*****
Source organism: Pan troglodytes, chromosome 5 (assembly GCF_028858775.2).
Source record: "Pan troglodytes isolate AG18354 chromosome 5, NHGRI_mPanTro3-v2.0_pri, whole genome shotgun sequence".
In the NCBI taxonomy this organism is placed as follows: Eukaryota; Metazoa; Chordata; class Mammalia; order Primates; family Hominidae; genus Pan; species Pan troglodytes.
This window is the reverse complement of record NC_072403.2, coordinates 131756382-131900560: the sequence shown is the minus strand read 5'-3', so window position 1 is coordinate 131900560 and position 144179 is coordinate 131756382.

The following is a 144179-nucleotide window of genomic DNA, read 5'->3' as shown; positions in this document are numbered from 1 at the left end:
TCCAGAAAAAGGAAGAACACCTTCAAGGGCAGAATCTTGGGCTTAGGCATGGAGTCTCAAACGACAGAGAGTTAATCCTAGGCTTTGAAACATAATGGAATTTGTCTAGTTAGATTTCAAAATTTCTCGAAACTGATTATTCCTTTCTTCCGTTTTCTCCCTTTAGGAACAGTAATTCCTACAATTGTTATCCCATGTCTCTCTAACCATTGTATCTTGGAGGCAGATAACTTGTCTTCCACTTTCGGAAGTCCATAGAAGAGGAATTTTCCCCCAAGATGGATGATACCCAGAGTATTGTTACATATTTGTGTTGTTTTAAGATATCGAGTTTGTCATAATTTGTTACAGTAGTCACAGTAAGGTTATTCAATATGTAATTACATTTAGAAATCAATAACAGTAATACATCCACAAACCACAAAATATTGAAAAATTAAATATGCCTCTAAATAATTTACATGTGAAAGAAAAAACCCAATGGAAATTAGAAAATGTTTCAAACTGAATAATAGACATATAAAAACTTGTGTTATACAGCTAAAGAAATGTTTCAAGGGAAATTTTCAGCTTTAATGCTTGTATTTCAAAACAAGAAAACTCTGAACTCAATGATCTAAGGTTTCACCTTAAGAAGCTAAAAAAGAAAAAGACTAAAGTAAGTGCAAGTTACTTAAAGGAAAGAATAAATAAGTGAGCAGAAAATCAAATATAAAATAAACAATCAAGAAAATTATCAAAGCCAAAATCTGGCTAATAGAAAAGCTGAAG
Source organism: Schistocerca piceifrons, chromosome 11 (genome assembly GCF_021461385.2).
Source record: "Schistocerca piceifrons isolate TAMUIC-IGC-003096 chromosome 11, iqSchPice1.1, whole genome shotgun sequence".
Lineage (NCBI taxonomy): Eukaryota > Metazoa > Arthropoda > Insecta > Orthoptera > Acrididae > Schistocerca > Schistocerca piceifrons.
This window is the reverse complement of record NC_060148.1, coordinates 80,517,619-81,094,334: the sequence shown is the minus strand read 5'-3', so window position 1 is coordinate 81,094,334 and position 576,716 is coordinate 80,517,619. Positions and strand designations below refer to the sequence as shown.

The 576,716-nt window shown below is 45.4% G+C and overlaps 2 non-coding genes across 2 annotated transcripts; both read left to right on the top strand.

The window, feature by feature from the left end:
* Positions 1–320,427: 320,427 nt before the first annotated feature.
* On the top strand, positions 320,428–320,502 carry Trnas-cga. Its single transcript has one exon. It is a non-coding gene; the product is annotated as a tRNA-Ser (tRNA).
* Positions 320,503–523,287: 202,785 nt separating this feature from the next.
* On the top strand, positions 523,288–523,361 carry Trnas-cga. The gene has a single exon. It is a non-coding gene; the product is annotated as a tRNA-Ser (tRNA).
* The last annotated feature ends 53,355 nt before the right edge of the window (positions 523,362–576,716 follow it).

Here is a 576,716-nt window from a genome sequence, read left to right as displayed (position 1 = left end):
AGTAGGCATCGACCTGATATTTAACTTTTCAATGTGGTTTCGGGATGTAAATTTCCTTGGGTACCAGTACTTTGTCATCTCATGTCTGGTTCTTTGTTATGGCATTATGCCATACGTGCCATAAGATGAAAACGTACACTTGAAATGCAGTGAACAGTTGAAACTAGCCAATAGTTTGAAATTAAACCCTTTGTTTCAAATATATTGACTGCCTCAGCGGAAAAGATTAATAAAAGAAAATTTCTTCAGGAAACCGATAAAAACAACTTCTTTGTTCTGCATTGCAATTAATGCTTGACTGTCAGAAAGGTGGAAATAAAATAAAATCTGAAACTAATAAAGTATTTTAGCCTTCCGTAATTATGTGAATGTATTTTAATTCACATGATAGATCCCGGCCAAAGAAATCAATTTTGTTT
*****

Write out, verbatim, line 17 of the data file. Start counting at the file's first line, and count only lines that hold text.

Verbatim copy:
* The last annotated feature ends 53,355 nt before the right edge of the window (positions 523,362–576,716 follow it).